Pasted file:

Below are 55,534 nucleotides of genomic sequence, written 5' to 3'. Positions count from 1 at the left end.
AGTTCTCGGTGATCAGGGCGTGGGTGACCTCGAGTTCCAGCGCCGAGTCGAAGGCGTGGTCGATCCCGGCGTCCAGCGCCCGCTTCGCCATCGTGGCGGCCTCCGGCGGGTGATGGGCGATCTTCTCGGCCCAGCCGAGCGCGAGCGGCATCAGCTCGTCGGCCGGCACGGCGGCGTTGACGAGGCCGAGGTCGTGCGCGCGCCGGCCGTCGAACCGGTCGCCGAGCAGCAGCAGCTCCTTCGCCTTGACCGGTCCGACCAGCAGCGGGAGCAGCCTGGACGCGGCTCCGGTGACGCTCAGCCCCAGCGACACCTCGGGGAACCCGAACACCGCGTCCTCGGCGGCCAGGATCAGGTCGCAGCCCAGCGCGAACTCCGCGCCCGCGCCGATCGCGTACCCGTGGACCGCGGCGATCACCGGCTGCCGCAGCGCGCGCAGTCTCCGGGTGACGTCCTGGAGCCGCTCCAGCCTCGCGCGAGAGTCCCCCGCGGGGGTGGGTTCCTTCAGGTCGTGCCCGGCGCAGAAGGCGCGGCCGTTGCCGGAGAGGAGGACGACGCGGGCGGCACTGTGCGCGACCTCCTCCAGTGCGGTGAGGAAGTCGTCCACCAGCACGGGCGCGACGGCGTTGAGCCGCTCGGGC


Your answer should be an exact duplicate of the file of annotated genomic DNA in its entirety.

Below are 55,534 nucleotides of genomic sequence, written 5' to 3'. Positions count from 1 at the left end.
AGTTCTCGGTGATCAGGGCGTGGGTGACCTCGAGTTCCAGCGCCGAGTCGAAGGCGTGGTCGATCCCGGCGTCCAGCGCCCGCTTCGCCATCGTGGCGGCCTCCGGCGGGTGATGGGCGATCTTCTCGGCCCAGCCGAGCGCGAGCGGCATCAGCTCGTCGGCCGGCACGGCGGCGTTGACGAGGCCGAGGTCGTGCGCGCGCCGGCCGTCGAACCGGTCGCCGAGCAGCAGCAGCTCCTTCGCCTTGACCGGTCCGACCAGCAGCGGGAGCAGCCTGGACGCGGCTCCGGTGACGCTCAGCCCCAGCGACACCTCGGGGAACCCGAACACCGCGTCCTCGGCGGCCAGGATCAGGTCGCAGCCCAGCGCGAACTCCGCGCCCGCGCCGATCGCGTACCCGTGGACCGCGGCGATCACCGGCTGCCGCAGCGCGCGCAGTCTCCGGGTGACGTCCTGGAGCCGCTCCAGCCTCGCGCGAGAGTCCCCCGCGGGGGTGGGTTCCTTCAGGTCGTGCCCGGCGCAGAAGGCGCGGCCGTTGCCGGAGAGGAGGACGACGCGGGCGGCACTGTGCGCGACCTCCTCCAGTGCGGTGAGGAAGTCGTCCACCAGCACGGGCGCGACGGCGTTGAGCCGCTCGGGC